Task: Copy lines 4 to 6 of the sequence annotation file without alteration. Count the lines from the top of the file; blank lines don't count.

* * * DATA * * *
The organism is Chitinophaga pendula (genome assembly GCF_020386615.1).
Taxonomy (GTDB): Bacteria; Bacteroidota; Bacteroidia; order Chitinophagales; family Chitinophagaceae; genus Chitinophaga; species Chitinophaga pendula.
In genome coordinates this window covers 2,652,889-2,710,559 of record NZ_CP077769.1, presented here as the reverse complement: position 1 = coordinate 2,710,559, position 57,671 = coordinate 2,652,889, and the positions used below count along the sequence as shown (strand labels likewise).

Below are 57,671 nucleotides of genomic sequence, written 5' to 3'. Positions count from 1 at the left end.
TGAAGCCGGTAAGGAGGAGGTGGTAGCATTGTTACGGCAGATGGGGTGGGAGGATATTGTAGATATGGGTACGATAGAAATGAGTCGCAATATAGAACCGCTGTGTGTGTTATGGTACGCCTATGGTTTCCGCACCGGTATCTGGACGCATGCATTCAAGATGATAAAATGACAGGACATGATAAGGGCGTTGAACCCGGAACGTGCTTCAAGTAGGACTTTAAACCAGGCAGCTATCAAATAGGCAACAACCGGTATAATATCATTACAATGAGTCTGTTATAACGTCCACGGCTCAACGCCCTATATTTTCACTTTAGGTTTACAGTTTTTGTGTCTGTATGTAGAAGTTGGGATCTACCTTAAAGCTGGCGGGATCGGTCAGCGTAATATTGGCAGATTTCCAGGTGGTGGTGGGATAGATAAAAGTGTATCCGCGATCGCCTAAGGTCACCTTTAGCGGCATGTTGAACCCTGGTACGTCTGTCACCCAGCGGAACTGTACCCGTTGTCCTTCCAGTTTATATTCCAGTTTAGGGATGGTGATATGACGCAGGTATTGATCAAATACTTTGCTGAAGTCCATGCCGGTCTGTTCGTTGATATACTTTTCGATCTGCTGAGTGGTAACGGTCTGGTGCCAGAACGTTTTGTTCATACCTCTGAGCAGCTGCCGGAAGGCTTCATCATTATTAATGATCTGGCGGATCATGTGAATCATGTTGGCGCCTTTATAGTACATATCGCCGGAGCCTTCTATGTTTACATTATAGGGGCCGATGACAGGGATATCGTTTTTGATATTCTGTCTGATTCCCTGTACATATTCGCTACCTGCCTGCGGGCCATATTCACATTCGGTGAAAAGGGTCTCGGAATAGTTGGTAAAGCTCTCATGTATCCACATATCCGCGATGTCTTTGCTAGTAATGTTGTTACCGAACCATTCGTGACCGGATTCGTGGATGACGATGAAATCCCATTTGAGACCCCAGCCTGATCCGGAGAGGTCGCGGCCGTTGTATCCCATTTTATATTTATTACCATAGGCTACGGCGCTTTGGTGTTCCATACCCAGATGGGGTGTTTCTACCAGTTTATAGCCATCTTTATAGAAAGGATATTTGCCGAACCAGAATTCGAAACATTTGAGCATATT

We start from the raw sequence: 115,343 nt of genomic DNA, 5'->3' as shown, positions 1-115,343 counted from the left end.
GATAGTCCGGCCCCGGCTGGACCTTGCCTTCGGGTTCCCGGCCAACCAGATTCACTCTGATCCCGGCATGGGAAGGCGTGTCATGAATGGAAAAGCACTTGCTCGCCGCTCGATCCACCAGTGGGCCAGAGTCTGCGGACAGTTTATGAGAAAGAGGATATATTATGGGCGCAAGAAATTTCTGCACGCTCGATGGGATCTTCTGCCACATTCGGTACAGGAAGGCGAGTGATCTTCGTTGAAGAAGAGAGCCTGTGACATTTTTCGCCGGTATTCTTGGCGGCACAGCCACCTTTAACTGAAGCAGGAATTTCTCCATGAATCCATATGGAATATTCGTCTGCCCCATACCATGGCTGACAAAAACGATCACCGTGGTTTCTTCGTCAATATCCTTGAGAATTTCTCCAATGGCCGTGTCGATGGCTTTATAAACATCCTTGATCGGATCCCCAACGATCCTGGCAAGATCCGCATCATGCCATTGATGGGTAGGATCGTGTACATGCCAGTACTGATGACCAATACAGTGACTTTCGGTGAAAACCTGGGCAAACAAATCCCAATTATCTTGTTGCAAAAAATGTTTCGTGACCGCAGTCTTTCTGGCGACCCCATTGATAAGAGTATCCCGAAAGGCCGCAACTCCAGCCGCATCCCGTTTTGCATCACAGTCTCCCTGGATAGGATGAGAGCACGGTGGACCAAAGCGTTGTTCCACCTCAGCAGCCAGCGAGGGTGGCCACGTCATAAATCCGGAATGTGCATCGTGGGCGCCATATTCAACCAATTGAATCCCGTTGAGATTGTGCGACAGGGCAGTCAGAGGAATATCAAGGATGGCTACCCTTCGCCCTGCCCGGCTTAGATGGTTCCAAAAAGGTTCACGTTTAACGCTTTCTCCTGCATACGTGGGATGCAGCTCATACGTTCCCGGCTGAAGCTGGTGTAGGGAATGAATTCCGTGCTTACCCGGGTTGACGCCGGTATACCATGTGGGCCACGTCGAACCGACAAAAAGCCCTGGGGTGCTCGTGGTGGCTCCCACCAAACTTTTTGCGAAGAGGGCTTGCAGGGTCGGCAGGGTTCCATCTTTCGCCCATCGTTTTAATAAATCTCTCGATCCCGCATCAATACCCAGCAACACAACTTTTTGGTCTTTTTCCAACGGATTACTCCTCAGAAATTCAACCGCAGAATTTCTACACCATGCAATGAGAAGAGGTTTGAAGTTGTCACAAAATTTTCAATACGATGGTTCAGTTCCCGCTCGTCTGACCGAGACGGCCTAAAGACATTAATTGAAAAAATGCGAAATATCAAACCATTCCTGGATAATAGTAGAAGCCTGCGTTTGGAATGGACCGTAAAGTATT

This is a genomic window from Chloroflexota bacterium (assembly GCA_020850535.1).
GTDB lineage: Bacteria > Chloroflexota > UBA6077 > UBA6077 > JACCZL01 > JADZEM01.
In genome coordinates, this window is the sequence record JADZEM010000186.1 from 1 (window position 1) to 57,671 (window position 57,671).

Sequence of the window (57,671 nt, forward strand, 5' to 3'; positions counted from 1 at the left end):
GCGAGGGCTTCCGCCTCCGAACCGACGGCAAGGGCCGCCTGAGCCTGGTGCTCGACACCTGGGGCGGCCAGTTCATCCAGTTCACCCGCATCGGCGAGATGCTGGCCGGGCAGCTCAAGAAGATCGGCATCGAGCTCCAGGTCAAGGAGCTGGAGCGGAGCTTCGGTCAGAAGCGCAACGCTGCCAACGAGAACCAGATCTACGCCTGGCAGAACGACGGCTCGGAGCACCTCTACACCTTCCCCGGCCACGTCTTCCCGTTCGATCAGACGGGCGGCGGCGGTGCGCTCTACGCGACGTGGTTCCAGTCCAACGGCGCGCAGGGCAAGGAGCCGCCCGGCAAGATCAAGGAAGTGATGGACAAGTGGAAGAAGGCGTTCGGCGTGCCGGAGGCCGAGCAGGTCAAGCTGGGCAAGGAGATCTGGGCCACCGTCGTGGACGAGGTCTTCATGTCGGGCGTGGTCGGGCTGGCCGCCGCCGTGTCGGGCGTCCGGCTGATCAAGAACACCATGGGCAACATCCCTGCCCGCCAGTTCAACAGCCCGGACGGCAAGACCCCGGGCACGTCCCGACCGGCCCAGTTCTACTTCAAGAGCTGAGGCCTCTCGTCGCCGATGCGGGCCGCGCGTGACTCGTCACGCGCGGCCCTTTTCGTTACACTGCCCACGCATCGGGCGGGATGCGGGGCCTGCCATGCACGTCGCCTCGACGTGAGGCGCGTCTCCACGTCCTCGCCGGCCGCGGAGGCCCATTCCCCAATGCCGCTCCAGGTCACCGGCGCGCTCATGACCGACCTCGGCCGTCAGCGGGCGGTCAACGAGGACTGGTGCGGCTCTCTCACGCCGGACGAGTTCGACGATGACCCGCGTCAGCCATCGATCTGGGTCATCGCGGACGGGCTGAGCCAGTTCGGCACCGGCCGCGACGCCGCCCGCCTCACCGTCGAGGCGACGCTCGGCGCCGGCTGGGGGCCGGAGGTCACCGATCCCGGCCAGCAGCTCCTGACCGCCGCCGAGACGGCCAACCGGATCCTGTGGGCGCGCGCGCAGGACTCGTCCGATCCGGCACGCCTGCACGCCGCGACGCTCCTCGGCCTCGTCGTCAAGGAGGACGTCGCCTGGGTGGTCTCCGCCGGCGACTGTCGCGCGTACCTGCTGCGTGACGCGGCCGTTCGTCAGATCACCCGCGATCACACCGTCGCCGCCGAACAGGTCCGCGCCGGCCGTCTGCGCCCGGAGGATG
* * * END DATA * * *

Below are 57,671 nucleotides of genomic sequence, written 5' to 3'. Positions count from 1 at the left end.
TGAAGCCGGTAAGGAGGAGGTGGTAGCATTGTTACGGCAGATGGGGTGGGAGGATATTGTAGATATGGGTACGATAGAAATGAGTCGCAATATAGAACCGCTGTGTGTGTTATGGTACGCCTATGGTTTCCGCACCGGTATCTGGACGCATGCATTCAAGATGATAAAATGACAGGACATGATAAGGGCGTTGAACCCGGAACGTGCTTCAAGTAGGACTTTAAACCAGGCAGCTATCAAATAGGCAACAACCGGTATAATATCATTACAATGAGTCTGTTATAACGTCCACGGCTCAACGCCCTATATTTTCACTTTAGGTTTACAGTTTTTGTGTCTGTATGTAGAAGTTGGGATCTACCTTAAAGCTGGCGGGATCGGTCAGCGTAATATTGGCAGATTTCCAGGTGGTGGTGGGATAGATAAAAGTGTATCCGCGATCGCCTAAGGTCACCTTTAGCGGCATGTTGAACCCTGGTACGTCTGTCACCCAGCGGAACTGTACCCGTTGTCCTTCCAGTTTATATTCCAGTTTAGGGATGGTGATATGACGCAGGTATTGATCAAATACTTTGCTGAAGTCCATGCCGGTCTGTTCGTTGATATACTTTTCGATCTGCTGAGTGGTAACGGTCTGGTGCCAGAACGTTTTGTTCATACCTCTGAGCAGCTGCCGGAAGGCTTCATCATTATTAATGATCTGGCGGATCATGTGAATCATGTTGGCGCCTTTATAGTACATATCGCCGGAGCCTTCTATGTTTACATTATAGGGGCCGATGACAGGGATATCGTTTTTGATATTCTGTCTGATTCCCTGTACATATTCGCTACCTGCCTGCGGGCCATATTCACATTCGGTGAAAAGGGTCTCGGAATAGTTGGTAAAGCTCTCATGTATCCACATATCCGCGATGTCTTTGCTAGTAATGTTGTTACCGAACCATTCGTGACCGGATTCGTGGATGACGATGAAATCCCATTTGAGACCCCAGCCTGATCCGGAGAGGTCGCGGCCGTTGTATCCCATTTTATATTTATTACCATAGGCTACGGCGCTTTGGTGTTCCATACCCAGATGGGGTGTTTCTACCAGTTTATAGCCATCTTTATAGAAAGGATATTTGCCGAACCAGAATTCGAAACATTTGAGCATATT

We start from the raw sequence: 115,343 nt of genomic DNA, 5'->3' as shown, positions 1-115,343 counted from the left end.